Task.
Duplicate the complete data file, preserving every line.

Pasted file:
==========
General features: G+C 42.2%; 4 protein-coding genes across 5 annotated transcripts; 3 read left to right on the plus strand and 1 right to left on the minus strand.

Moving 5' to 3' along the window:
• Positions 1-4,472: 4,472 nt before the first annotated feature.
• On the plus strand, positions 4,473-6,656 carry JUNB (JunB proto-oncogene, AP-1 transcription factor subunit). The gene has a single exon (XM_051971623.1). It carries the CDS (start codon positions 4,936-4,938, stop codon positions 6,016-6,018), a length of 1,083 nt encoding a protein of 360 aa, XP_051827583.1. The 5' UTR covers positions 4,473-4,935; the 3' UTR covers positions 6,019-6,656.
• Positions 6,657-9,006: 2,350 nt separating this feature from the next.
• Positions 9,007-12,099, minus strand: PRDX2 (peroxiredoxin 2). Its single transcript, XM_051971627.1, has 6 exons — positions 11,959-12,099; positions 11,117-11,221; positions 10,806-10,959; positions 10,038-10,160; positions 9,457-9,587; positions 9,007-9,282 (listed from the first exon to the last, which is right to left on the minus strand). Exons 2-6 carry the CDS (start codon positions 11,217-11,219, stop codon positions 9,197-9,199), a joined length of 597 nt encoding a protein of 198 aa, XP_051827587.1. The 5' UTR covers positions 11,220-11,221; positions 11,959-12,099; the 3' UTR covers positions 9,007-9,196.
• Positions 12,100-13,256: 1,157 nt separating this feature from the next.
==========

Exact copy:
General features: G+C 42.2%; 4 protein-coding genes across 5 annotated transcripts; 3 read left to right on the plus strand and 1 right to left on the minus strand.

Moving 5' to 3' along the window:
• Positions 1-4,472: 4,472 nt before the first annotated feature.
• On the plus strand, positions 4,473-6,656 carry JUNB (JunB proto-oncogene, AP-1 transcription factor subunit). The gene has a single exon (XM_051971623.1). It carries the CDS (start codon positions 4,936-4,938, stop codon positions 6,016-6,018), a length of 1,083 nt encoding a protein of 360 aa, XP_051827583.1. The 5' UTR covers positions 4,473-4,935; the 3' UTR covers positions 6,019-6,656.
• Positions 6,657-9,006: 2,350 nt separating this feature from the next.
• Positions 9,007-12,099, minus strand: PRDX2 (peroxiredoxin 2). Its single transcript, XM_051971627.1, has 6 exons — positions 11,959-12,099; positions 11,117-11,221; positions 10,806-10,959; positions 10,038-10,160; positions 9,457-9,587; positions 9,007-9,282 (listed from the first exon to the last, which is right to left on the minus strand). Exons 2-6 carry the CDS (start codon positions 11,217-11,219, stop codon positions 9,197-9,199), a joined length of 597 nt encoding a protein of 198 aa, XP_051827587.1. The 5' UTR covers positions 11,220-11,221; positions 11,959-12,099; the 3' UTR covers positions 9,007-9,196.
• Positions 12,100-13,256: 1,157 nt separating this feature from the next.